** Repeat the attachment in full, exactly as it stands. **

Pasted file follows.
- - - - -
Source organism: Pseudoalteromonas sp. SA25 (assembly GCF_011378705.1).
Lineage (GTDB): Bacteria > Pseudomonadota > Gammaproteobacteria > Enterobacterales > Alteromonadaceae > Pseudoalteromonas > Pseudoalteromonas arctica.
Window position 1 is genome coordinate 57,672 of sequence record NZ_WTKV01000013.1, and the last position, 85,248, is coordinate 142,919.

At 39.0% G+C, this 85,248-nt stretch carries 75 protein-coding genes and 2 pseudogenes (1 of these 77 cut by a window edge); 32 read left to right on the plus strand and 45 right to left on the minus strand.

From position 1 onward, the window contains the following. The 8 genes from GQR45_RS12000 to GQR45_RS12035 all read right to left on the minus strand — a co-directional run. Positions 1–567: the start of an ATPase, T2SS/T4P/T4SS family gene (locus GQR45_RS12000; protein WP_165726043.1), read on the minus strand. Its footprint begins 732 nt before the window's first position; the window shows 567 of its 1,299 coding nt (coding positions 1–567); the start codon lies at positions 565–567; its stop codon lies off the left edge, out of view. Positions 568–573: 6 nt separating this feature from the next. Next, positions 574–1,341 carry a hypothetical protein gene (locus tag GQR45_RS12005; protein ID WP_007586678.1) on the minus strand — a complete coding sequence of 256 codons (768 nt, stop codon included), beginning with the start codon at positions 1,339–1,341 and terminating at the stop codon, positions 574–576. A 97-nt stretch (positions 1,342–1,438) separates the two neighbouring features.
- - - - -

Source organism: Pseudoalteromonas sp. SA25 (assembly GCF_011378705.1).
Lineage (GTDB): Bacteria > Pseudomonadota > Gammaproteobacteria > Enterobacterales > Alteromonadaceae > Pseudoalteromonas > Pseudoalteromonas arctica.
Window position 1 is genome coordinate 57,672 of sequence record NZ_WTKV01000013.1, and the last position, 85,248, is coordinate 142,919.

At 39.0% G+C, this 85,248-nt stretch carries 75 protein-coding genes and 2 pseudogenes (1 of these 77 cut by a window edge); 32 read left to right on the plus strand and 45 right to left on the minus strand.

From position 1 onward, the window contains the following. The 8 genes from GQR45_RS12000 to GQR45_RS12035 all read right to left on the minus strand — a co-directional run. Positions 1–567: the start of an ATPase, T2SS/T4P/T4SS family gene (locus GQR45_RS12000; protein WP_165726043.1), read on the minus strand. Its footprint begins 732 nt before the window's first position; the window shows 567 of its 1,299 coding nt (coding positions 1–567); the start codon lies at positions 565–567; its stop codon lies off the left edge, out of view. Positions 568–573: 6 nt separating this feature from the next. Next, positions 574–1,341 carry a hypothetical protein gene (locus tag GQR45_RS12005; protein ID WP_007586678.1) on the minus strand — a complete coding sequence of 256 codons (768 nt, stop codon included), beginning with the start codon at positions 1,339–1,341 and terminating at the stop codon, positions 574–576. A 97-nt stretch (positions 1,342–1,438) separates the two neighbouring features.